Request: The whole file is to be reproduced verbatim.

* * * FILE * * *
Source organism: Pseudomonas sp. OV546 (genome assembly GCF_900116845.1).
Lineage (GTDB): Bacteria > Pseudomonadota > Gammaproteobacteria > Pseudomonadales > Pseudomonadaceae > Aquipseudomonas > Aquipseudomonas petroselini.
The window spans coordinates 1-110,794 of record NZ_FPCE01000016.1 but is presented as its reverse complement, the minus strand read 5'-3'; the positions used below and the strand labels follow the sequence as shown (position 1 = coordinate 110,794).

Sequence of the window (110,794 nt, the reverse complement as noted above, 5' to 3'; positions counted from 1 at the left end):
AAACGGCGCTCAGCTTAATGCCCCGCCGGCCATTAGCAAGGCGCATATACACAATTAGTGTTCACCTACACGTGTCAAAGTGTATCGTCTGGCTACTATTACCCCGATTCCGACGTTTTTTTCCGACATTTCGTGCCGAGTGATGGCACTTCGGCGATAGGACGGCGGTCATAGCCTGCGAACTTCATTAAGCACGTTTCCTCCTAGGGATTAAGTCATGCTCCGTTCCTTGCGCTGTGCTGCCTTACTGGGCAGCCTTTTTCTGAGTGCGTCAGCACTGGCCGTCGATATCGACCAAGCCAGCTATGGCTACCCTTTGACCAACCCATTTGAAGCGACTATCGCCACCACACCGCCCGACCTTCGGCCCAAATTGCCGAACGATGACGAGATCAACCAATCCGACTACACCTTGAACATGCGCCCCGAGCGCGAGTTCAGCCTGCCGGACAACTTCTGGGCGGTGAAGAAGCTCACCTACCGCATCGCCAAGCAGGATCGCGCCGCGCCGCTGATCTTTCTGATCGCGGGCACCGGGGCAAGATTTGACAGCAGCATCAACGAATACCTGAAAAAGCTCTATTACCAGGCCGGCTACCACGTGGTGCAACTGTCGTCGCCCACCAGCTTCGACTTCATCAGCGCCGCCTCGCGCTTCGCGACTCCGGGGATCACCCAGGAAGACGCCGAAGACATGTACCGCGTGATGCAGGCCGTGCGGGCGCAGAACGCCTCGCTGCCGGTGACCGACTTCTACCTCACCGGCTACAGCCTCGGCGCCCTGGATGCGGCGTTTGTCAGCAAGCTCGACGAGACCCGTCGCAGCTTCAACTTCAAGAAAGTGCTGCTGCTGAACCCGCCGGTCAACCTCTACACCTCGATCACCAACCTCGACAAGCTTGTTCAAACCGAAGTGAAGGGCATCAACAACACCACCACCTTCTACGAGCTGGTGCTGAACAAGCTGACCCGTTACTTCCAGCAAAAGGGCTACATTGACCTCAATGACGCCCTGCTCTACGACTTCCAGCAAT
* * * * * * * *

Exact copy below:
Source organism: Pseudomonas sp. OV546 (genome assembly GCF_900116845.1).
Lineage (GTDB): Bacteria > Pseudomonadota > Gammaproteobacteria > Pseudomonadales > Pseudomonadaceae > Aquipseudomonas > Aquipseudomonas petroselini.
The window spans coordinates 1-110,794 of record NZ_FPCE01000016.1 but is presented as its reverse complement, the minus strand read 5'-3'; the positions used below and the strand labels follow the sequence as shown (position 1 = coordinate 110,794).

Sequence of the window (110,794 nt, the reverse complement as noted above, 5' to 3'; positions counted from 1 at the left end):
AAACGGCGCTCAGCTTAATGCCCCGCCGGCCATTAGCAAGGCGCATATACACAATTAGTGTTCACCTACACGTGTCAAAGTGTATCGTCTGGCTACTATTACCCCGATTCCGACGTTTTTTTCCGACATTTCGTGCCGAGTGATGGCACTTCGGCGATAGGACGGCGGTCATAGCCTGCGAACTTCATTAAGCACGTTTCCTCCTAGGGATTAAGTCATGCTCCGTTCCTTGCGCTGTGCTGCCTTACTGGGCAGCCTTTTTCTGAGTGCGTCAGCACTGGCCGTCGATATCGACCAAGCCAGCTATGGCTACCCTTTGACCAACCCATTTGAAGCGACTATCGCCACCACACCGCCCGACCTTCGGCCCAAATTGCCGAACGATGACGAGATCAACCAATCCGACTACACCTTGAACATGCGCCCCGAGCGCGAGTTCAGCCTGCCGGACAACTTCTGGGCGGTGAAGAAGCTCACCTACCGCATCGCCAAGCAGGATCGCGCCGCGCCGCTGATCTTTCTGATCGCGGGCACCGGGGCAAGATTTGACAGCAGCATCAACGAATACCTGAAAAAGCTCTATTACCAGGCCGGCTACCACGTGGTGCAACTGTCGTCGCCCACCAGCTTCGACTTCATCAGCGCCGCCTCGCGCTTCGCGACTCCGGGGATCACCCAGGAAGACGCCGAAGACATGTACCGCGTGATGCAGGCCGTGCGGGCGCAGAACGCCTCGCTGCCGGTGACCGACTTCTACCTCACCGGCTACAGCCTCGGCGCCCTGGATGCGGCGTTTGTCAGCAAGCTCGACGAGACCCGTCGCAGCTTCAACTTCAAGAAAGTGCTGCTGCTGAACCCGCCGGTCAACCTCTACACCTCGATCACCAACCTCGACAAGCTTGTTCAAACCGAAGTGAAGGGCATCAACAACACCACCACCTTCTACGAGCTGGTGCTGAACAAGCTGACCCGTTACTTCCAGCAAAAGGGCTACATTGACCTCAATGACGCCCTGCTCTACGACTTCCAGCAAT